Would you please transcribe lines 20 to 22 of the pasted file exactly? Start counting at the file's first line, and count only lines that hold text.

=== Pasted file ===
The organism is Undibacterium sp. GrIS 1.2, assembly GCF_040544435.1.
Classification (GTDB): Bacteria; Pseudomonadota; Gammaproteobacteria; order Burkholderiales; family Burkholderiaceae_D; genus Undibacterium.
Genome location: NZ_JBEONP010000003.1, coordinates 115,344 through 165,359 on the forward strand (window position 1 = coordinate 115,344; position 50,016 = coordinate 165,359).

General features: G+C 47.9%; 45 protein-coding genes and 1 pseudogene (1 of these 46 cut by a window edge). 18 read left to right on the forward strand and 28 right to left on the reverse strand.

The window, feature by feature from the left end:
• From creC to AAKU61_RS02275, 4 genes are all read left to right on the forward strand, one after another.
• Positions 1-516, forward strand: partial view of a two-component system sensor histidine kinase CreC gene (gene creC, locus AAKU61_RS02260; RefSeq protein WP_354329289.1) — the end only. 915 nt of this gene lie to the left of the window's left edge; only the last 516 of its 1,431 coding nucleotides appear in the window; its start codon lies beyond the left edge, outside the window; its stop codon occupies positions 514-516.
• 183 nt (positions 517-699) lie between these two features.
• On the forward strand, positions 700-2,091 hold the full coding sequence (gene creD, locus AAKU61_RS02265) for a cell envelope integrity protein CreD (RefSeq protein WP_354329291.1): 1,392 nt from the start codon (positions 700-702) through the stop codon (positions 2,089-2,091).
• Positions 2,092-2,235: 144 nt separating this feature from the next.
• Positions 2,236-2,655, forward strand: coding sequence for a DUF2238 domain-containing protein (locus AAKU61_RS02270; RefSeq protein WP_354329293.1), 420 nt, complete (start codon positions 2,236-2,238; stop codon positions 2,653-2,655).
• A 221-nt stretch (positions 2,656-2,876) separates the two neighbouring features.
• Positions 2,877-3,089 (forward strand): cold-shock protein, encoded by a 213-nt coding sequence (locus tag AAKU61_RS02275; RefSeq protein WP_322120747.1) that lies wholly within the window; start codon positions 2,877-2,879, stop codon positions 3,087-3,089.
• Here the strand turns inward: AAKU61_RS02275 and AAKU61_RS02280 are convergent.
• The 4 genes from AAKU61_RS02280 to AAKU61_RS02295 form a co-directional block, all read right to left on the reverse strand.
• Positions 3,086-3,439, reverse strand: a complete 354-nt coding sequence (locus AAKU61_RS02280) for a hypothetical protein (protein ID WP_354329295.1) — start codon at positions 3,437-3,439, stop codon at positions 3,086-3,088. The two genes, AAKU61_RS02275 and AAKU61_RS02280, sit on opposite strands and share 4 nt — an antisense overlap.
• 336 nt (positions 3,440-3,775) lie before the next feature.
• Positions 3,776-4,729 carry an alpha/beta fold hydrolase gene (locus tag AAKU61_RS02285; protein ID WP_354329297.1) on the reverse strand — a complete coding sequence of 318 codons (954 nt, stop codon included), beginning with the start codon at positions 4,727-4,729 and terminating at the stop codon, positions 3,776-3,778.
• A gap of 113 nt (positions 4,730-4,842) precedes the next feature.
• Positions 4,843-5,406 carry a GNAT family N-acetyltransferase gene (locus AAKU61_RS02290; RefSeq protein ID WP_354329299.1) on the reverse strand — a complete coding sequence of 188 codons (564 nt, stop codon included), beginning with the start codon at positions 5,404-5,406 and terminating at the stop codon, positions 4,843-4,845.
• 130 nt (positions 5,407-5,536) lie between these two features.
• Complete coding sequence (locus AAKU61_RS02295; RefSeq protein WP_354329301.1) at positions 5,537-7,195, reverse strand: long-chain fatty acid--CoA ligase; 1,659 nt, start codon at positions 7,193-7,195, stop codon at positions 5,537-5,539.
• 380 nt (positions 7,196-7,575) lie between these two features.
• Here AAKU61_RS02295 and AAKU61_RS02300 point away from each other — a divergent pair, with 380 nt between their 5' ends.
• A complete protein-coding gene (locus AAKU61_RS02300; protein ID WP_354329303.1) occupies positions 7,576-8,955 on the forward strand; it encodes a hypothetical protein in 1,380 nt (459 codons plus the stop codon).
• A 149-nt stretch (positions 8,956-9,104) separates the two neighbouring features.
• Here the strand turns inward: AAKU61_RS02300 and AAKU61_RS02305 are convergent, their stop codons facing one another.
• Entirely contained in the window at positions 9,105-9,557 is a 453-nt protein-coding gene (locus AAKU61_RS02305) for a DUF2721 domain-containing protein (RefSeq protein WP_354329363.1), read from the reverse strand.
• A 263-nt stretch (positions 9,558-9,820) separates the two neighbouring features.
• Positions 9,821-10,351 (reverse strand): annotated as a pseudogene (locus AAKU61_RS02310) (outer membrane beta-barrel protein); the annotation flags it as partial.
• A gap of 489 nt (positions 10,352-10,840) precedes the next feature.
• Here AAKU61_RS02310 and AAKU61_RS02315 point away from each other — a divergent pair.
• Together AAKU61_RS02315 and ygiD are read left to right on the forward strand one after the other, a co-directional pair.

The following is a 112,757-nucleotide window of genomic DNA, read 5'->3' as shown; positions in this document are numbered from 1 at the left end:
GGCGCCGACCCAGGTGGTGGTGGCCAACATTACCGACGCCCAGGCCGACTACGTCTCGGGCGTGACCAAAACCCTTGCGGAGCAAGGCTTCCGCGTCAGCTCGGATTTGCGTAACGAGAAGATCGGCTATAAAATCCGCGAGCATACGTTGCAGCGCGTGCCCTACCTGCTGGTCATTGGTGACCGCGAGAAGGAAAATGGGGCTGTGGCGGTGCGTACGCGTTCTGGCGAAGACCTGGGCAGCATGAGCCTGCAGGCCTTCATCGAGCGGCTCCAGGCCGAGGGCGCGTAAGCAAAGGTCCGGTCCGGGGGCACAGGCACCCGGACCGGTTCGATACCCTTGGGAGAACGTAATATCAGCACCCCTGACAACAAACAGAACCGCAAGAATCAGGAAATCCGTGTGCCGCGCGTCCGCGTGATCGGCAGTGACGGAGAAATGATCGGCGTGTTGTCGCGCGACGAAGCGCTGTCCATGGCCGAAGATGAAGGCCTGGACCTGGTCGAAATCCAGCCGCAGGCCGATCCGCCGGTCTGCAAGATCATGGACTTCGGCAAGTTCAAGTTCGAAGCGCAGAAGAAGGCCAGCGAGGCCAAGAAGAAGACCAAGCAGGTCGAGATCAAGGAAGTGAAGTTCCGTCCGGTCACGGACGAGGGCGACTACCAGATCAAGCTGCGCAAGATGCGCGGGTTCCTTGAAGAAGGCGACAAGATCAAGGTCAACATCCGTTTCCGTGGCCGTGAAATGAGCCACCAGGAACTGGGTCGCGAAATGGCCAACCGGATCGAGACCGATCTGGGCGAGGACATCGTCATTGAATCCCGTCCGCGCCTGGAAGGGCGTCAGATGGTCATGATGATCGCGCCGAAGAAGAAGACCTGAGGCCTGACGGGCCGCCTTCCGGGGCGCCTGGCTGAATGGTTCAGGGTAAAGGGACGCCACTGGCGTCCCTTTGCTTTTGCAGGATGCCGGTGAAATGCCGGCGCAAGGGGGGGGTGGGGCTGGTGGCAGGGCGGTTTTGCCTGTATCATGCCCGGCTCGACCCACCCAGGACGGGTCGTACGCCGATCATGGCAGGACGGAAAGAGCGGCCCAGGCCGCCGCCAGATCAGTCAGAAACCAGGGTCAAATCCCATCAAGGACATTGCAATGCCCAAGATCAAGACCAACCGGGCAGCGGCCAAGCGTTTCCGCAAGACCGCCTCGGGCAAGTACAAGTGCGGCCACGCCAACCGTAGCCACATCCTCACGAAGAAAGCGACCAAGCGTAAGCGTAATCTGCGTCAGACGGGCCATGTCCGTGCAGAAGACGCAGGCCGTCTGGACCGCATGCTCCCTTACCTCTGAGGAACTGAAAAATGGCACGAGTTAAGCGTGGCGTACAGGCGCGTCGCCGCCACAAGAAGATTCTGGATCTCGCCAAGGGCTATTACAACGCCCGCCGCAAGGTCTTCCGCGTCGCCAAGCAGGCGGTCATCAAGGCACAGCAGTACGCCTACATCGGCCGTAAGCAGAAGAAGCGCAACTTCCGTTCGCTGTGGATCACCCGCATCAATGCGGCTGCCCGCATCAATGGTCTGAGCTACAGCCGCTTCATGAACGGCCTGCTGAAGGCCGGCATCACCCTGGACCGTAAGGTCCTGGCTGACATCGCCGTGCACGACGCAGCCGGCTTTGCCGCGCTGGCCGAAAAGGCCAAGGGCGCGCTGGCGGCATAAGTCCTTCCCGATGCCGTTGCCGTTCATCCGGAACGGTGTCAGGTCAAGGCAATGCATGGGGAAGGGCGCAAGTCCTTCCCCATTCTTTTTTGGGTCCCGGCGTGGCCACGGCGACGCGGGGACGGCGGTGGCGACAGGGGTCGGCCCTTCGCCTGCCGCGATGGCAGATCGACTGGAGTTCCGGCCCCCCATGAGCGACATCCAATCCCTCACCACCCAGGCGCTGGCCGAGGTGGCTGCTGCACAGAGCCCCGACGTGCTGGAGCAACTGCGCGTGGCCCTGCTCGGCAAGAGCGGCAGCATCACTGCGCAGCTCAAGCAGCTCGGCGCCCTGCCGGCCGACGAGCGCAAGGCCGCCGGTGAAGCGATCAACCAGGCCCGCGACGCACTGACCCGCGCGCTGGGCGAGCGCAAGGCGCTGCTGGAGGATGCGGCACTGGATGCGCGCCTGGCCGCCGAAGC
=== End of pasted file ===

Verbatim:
• Positions 4,843-5,406 carry a GNAT family N-acetyltransferase gene (locus AAKU61_RS02290; RefSeq protein ID WP_354329299.1) on the reverse strand — a complete coding sequence of 188 codons (564 nt, stop codon included), beginning with the start codon at positions 5,404-5,406 and terminating at the stop codon, positions 4,843-4,845.
• 130 nt (positions 5,407-5,536) lie between these two features.
• Complete coding sequence (locus AAKU61_RS02295; RefSeq protein WP_354329301.1) at positions 5,537-7,195, reverse strand: long-chain fatty acid--CoA ligase; 1,659 nt, start codon at positions 7,193-7,195, stop codon at positions 5,537-5,539.